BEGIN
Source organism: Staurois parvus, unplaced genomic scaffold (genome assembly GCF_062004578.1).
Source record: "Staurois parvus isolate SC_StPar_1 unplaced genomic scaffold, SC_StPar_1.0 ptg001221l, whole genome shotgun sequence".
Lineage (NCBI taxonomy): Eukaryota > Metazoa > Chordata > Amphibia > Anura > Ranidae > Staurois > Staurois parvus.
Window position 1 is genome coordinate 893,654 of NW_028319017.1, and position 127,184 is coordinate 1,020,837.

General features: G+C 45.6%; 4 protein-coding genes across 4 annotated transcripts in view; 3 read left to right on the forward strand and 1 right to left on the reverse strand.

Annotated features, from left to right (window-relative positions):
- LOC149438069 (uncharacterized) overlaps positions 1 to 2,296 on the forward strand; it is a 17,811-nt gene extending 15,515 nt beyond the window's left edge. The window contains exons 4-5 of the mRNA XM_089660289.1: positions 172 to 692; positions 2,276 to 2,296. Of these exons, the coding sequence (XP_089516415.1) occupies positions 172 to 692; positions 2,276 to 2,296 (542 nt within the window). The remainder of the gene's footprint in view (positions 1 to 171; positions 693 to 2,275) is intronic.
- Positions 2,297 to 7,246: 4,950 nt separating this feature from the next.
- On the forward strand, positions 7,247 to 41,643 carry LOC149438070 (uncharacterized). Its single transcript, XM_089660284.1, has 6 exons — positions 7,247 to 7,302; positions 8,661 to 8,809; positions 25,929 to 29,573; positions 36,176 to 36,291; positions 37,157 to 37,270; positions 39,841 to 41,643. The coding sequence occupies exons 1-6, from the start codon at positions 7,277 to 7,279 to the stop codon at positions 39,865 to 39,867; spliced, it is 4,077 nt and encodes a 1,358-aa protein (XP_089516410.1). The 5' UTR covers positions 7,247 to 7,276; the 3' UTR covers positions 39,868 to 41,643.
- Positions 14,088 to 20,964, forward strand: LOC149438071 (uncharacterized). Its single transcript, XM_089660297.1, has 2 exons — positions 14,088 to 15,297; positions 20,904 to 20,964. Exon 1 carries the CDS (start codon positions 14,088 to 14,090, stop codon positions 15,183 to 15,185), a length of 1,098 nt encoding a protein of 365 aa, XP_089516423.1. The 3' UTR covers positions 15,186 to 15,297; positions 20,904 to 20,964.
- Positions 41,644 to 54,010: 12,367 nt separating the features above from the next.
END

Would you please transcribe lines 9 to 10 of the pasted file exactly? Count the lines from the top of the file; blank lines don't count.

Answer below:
- On the forward strand, positions 7,247 to 41,643 carry LOC149438070 (uncharacterized). Its single transcript, XM_089660284.1, has 6 exons — positions 7,247 to 7,302; positions 8,661 to 8,809; positions 25,929 to 29,573; positions 36,176 to 36,291; positions 37,157 to 37,270; positions 39,841 to 41,643. The coding sequence occupies exons 1-6, from the start codon at positions 7,277 to 7,279 to the stop codon at positions 39,865 to 39,867; spliced, it is 4,077 nt and encodes a 1,358-aa protein (XP_089516410.1). The 5' UTR covers positions 7,247 to 7,276; the 3' UTR covers positions 39,868 to 41,643.
- Positions 14,088 to 20,964, forward strand: LOC149438071 (uncharacterized). Its single transcript, XM_089660297.1, has 2 exons — positions 14,088 to 15,297; positions 20,904 to 20,964. Exon 1 carries the CDS (start codon positions 14,088 to 14,090, stop codon positions 15,183 to 15,185), a length of 1,098 nt encoding a protein of 365 aa, XP_089516423.1. The 3' UTR covers positions 15,186 to 15,297; positions 20,904 to 20,964.